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Top 5 tips when walking in a sandstorm

February 27, 2010
Training hike on Jumeirah Beach, Dubai, UAE

Hiking on Jumeirah Beach. Click this image to see more pics.

This week’s group training activity with Gulf for Good was a walk along the entire length of Jumeirah Beach.  I’d missed this when I had bronchitis and was really keen to do it especially as dogs aren’t allowed on the beach in Dubai, so I usually walk about a third of this route relegated to the pavement.  Bea, my 11 year- old daughter, said she’d come with me so I woke her while it was still dark and we fumbled about as we found there was no electricity.  The first major crisis was averted – I could make tea by heating water over gas – or I might have had to cancel!  My husband, lie-in completely disturbed by my clattering into things, drove us to the car park near the Dubai Marine Beach Resort.

The wind was swirling around making the palm trees sway and even though it was early in the morning it felt warm, muggy and sandy – the beginning of a shamal or sandstorm.  We were a mixed group, old and young, fit and less fit, with some people already signed up for challenges in Lebanon, Kilimanjaro and Cuba and others still making up their minds.  We walked at a brisk pace with the oncoming wind and the sand underfoot providing extra resistance.  I decided to test out my accumulated hiking gear as it is too late to find out if something rubs or is uncomfortable when you are halfway up a mountain in Lebanon.  My Camelbak for water was great but walking boots and thick socks in 30 °C lead to some very strange looks from passersby.  The weather conditions meant that the beach was nearly deserted and we could walk nearly the entire 13km on sand with the blue Arabian Gulf (can I still say this?!) to our right and some splendid villas and palaces to our left.  There were a few detours onto the side roads, a clamber over rocks and through the middle of a fishing port.  We actually walked through the fishermen’s living area which caused them great amusement but what we saw was a huge contrast to the earlier splendour.  The men sleep in igloo-shaped huts made of sticks and material, resembling oversized lobster pots.  There was just enough room to fit a tiny bed inside.  Conditions must be particularly grim when temperatures soar in the summer.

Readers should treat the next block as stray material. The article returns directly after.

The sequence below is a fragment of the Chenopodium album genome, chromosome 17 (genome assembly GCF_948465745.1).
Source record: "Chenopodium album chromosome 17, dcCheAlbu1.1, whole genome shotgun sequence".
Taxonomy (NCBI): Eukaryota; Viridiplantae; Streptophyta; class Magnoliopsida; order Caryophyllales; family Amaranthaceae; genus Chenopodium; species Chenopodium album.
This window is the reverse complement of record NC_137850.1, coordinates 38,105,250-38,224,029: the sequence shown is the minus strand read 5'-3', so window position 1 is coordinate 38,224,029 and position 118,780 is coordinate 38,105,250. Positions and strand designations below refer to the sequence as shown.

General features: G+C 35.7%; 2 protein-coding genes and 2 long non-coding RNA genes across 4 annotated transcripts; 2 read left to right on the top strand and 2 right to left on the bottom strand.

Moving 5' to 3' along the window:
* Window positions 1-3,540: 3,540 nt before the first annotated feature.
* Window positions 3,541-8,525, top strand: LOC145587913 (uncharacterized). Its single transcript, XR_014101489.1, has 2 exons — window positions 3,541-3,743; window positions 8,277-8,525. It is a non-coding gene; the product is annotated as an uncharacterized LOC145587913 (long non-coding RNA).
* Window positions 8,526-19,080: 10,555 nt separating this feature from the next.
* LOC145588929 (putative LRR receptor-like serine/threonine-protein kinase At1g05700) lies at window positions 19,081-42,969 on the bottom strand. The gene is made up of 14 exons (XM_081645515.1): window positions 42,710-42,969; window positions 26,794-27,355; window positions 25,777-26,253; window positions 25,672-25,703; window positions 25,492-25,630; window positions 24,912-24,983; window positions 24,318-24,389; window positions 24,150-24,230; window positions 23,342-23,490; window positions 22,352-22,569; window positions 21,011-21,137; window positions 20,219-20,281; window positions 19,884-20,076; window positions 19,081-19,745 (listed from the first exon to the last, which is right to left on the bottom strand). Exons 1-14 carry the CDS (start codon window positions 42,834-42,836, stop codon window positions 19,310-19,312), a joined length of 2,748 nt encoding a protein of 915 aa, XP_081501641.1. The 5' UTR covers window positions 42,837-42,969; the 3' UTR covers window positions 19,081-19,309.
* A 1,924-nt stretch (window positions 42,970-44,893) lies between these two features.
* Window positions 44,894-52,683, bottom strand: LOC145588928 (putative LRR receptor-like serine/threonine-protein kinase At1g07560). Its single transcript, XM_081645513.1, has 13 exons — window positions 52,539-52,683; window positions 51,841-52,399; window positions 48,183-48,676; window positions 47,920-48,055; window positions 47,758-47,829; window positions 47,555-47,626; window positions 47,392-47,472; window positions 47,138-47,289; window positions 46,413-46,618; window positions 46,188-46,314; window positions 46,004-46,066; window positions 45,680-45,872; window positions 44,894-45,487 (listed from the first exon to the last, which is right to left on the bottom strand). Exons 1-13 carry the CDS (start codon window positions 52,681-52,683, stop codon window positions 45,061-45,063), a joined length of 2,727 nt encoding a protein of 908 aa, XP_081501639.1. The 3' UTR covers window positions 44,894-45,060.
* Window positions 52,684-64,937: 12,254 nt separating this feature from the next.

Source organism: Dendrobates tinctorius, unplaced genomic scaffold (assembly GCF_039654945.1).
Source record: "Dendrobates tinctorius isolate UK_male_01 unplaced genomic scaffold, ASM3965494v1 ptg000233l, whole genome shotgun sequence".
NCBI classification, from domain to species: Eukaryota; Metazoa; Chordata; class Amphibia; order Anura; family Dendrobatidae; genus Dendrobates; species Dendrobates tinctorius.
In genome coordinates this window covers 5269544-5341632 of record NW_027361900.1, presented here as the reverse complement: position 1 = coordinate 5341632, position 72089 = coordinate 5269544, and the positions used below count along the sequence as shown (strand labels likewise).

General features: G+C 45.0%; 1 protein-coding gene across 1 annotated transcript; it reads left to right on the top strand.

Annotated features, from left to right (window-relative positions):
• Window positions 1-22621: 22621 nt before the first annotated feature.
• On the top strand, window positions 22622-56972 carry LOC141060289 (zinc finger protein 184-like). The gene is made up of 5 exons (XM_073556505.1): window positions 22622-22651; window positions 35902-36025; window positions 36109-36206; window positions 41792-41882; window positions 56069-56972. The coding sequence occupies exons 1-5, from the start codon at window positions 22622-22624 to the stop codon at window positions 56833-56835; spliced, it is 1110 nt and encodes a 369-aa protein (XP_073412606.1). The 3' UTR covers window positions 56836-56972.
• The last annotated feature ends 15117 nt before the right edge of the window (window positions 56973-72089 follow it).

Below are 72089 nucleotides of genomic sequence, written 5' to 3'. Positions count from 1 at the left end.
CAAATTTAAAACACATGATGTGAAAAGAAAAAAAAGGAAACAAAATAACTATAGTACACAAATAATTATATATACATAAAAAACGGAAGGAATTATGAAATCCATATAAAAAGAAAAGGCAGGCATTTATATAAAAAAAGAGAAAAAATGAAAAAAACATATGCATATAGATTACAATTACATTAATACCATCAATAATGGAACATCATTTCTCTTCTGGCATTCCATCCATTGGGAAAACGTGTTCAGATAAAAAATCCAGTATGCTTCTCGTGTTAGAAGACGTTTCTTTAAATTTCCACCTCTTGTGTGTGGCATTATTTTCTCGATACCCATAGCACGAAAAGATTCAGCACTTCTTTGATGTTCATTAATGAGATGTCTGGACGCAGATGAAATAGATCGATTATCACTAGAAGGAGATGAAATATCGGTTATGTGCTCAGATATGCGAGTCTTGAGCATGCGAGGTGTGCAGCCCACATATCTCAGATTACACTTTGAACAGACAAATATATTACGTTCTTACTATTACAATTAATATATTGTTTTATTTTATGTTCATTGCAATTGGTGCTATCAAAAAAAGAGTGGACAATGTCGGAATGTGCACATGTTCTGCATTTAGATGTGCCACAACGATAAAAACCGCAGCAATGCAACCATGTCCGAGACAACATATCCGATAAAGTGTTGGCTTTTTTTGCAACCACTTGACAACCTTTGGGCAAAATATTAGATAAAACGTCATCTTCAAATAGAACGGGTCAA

We also saw all manner of boats along this coastline from tiny rowing boats, to gleaming speed boats and gin palaces to elegant, wooden racing dhows.  By the end of the walk the going was tough; Bea and I bade the group farewell on Umm Suqeim Beach as we could walk home rather than taxi.  With the sand whipping into our faces we reached our front door in just under 3 hours (to restored electricity thank goodness).  So these are my top tips (with tongue firmly in cheek) for walking in a sandstorm:

  1. Wear a hat with a big brim to protect your face from a micro-dermabrasion session.
  2. Sports sun protection (that dries to nothing) is essential if you do not want to resemble a pebble-dashed wall.
  3. If you wear lip-salve make sure it’s not the sticky stuff or you’ll feel like you’ve eaten a doughnut without licking your lips.
  4. WAG mega-sized sunglasses are essential.
  5. Surround yourself with a lovely team from Gulf for Good and you’ll hardly notice the stinging on your legs or contemplate how you will ever get the sand out of your ears.

P.S. Training going well but I’m booked in with my friend who is a personal trainer on Thursday as I need to walk uphill on a treadmill.  I haven’t used a gym for over 14 years so I’m very apprehensive.  Ann, be kind to me.

  1. February 27, 2010 7:10 pm

    Amazing Sally, I don’t think I could even walk 13km in my current state of poor health I do wish you well and your blog is inspiring to read. One thing I might add to your top tip in a shamal is keep your mouth closed otherwise you will be eating sand which is really unpleasant. I like the idea of the glasses which really is a must. I remember when living in Kuwait and going into our underground parking only to find that in rolling down the window to use my access key a shamal blew sand into my eyes and I was in a bad way for a couple of hours doing multiple rinses with Optrex.

    Keep going you will manage I have every confidence in you, it is lovely that Beatrice is supporting you (not forgetting the dogs):-)


  2. February 27, 2010 7:13 pm

    Next time you are doing Mushrif call me. I’ll walk you cycle! xx


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